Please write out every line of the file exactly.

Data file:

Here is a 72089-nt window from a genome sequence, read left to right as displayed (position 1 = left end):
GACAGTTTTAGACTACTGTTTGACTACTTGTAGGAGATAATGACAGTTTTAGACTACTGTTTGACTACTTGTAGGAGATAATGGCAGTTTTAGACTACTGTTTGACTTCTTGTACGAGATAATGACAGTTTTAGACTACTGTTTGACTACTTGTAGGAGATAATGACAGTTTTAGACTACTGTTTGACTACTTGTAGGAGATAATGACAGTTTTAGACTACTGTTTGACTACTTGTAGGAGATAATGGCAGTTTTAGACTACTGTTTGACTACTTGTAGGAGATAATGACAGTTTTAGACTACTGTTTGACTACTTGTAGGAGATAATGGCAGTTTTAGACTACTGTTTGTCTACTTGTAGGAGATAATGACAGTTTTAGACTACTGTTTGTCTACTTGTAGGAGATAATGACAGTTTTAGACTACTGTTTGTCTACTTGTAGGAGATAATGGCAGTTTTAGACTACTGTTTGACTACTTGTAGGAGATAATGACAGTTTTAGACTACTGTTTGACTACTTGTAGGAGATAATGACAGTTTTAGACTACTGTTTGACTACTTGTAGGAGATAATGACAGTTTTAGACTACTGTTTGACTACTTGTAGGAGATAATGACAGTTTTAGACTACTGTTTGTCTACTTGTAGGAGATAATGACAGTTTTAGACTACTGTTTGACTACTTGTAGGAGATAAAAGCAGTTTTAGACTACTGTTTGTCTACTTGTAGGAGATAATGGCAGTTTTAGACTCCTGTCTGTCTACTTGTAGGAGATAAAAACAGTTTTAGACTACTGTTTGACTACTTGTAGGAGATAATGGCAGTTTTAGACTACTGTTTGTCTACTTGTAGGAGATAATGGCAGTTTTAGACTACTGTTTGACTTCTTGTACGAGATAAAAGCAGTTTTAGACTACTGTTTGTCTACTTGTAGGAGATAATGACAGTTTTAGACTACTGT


Here is a 72089-nt window from a genome sequence, read left to right as displayed (position 1 = left end):
GACAGTTTTAGACTACTGTTTGACTACTTGTAGGAGATAATGACAGTTTTAGACTACTGTTTGACTACTTGTAGGAGATAATGGCAGTTTTAGACTACTGTTTGACTTCTTGTACGAGATAATGACAGTTTTAGACTACTGTTTGACTACTTGTAGGAGATAATGACAGTTTTAGACTACTGTTTGACTACTTGTAGGAGATAATGACAGTTTTAGACTACTGTTTGACTACTTGTAGGAGATAATGGCAGTTTTAGACTACTGTTTGACTACTTGTAGGAGATAATGACAGTTTTAGACTACTGTTTGACTACTTGTAGGAGATAATGGCAGTTTTAGACTACTGTTTGTCTACTTGTAGGAGATAATGACAGTTTTAGACTACTGTTTGTCTACTTGTAGGAGATAATGACAGTTTTAGACTACTGTTTGTCTACTTGTAGGAGATAATGGCAGTTTTAGACTACTGTTTGACTACTTGTAGGAGATAATGACAGTTTTAGACTACTGTTTGACTACTTGTAGGAGATAATGACAGTTTTAGACTACTGTTTGACTACTTGTAGGAGATAATGACAGTTTTAGACTACTGTTTGACTACTTGTAGGAGATAATGACAGTTTTAGACTACTGTTTGTCTACTTGTAGGAGATAATGACAGTTTTAGACTACTGTTTGACTACTTGTAGGAGATAAAAGCAGTTTTAGACTACTGTTTGTCTACTTGTAGGAGATAATGGCAGTTTTAGACTCCTGTCTGTCTACTTGTAGGAGATAAAAACAGTTTTAGACTACTGTTTGACTACTTGTAGGAGATAATGGCAGTTTTAGACTACTGTTTGTCTACTTGTAGGAGATAATGGCAGTTTTAGACTACTGTTTGACTTCTTGTACGAGATAAAAGCAGTTTTAGACTACTGTTTGTCTACTTGTAGGAGATAATGACAGTTTTAGACTACTGT